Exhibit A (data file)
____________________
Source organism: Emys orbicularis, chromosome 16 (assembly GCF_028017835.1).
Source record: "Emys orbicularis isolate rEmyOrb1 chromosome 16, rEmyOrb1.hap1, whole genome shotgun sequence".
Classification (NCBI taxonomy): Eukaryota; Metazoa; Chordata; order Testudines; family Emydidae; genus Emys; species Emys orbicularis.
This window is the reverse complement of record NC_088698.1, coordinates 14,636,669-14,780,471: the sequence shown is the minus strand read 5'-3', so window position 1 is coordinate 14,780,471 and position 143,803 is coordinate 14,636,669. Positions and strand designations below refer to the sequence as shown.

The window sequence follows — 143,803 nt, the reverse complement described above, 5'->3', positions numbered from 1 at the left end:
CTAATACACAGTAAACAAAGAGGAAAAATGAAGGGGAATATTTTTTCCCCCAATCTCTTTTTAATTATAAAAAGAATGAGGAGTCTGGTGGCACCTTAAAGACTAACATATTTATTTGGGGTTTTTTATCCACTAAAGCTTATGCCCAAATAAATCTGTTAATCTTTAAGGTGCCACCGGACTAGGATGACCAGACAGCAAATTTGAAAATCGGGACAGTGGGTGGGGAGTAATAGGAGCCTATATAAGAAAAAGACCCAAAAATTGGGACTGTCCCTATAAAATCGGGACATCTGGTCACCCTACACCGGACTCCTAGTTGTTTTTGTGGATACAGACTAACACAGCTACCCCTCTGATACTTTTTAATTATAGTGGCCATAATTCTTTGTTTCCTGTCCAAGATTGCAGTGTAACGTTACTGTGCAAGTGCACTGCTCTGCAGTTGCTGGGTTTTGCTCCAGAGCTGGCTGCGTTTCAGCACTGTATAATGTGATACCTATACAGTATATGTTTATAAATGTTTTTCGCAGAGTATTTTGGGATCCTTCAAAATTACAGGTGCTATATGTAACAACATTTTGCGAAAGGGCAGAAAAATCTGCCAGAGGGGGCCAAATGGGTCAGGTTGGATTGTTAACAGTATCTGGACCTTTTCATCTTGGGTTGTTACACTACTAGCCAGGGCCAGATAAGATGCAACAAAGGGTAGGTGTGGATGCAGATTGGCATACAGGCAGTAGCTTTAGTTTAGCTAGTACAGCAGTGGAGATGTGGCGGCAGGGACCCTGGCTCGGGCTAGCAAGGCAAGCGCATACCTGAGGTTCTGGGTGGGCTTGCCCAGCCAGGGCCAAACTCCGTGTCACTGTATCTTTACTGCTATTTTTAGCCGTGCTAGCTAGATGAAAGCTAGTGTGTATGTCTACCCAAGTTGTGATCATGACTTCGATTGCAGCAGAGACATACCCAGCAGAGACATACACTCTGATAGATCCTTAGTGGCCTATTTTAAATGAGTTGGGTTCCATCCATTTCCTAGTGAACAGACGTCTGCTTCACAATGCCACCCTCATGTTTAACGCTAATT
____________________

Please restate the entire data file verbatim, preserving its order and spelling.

Source organism: Emys orbicularis, chromosome 16 (assembly GCF_028017835.1).
Source record: "Emys orbicularis isolate rEmyOrb1 chromosome 16, rEmyOrb1.hap1, whole genome shotgun sequence".
Classification (NCBI taxonomy): Eukaryota; Metazoa; Chordata; order Testudines; family Emydidae; genus Emys; species Emys orbicularis.
This window is the reverse complement of record NC_088698.1, coordinates 14,636,669-14,780,471: the sequence shown is the minus strand read 5'-3', so window position 1 is coordinate 14,780,471 and position 143,803 is coordinate 14,636,669. Positions and strand designations below refer to the sequence as shown.

The window sequence follows — 143,803 nt, the reverse complement described above, 5'->3', positions numbered from 1 at the left end:
CTAATACACAGTAAACAAAGAGGAAAAATGAAGGGGAATATTTTTTCCCCCAATCTCTTTTTAATTATAAAAAGAATGAGGAGTCTGGTGGCACCTTAAAGACTAACATATTTATTTGGGGTTTTTTATCCACTAAAGCTTATGCCCAAATAAATCTGTTAATCTTTAAGGTGCCACCGGACTAGGATGACCAGACAGCAAATTTGAAAATCGGGACAGTGGGTGGGGAGTAATAGGAGCCTATATAAGAAAAAGACCCAAAAATTGGGACTGTCCCTATAAAATCGGGACATCTGGTCACCCTACACCGGACTCCTAGTTGTTTTTGTGGATACAGACTAACACAGCTACCCCTCTGATACTTTTTAATTATAGTGGCCATAATTCTTTGTTTCCTGTCCAAGATTGCAGTGTAACGTTACTGTGCAAGTGCACTGCTCTGCAGTTGCTGGGTTTTGCTCCAGAGCTGGCTGCGTTTCAGCACTGTATAATGTGATACCTATACAGTATATGTTTATAAATGTTTTTCGCAGAGTATTTTGGGATCCTTCAAAATTACAGGTGCTATATGTAACAACATTTTGCGAAAGGGCAGAAAAATCTGCCAGAGGGGGCCAAATGGGTCAGGTTGGATTGTTAACAGTATCTGGACCTTTTCATCTTGGGTTGTTACACTACTAGCCAGGGCCAGATAAGATGCAACAAAGGGTAGGTGTGGATGCAGATTGGCATACAGGCAGTAGCTTTAGTTTAGCTAGTACAGCAGTGGAGATGTGGCGGCAGGGACCCTGGCTCGGGCTAGCAAGGCAAGCGCATACCTGAGGTTCTGGGTGGGCTTGCCCAGCCAGGGCCAAACTCCGTGTCACTGTATCTTTACTGCTATTTTTAGCCGTGCTAGCTAGATGAAAGCTAGTGTGTATGTCTACCCAAGTTGTGATCATGACTTCGATTGCAGCAGAGACATACCCAGCAGAGACATACACTCTGATAGATCCTTAGTGGCCTATTTTAAATGAGTTGGGTTCCATCCATTTCCTAGTGAACAGACGTCTGCTTCACAATGCCACCCTCATGTTTAACGCTAATT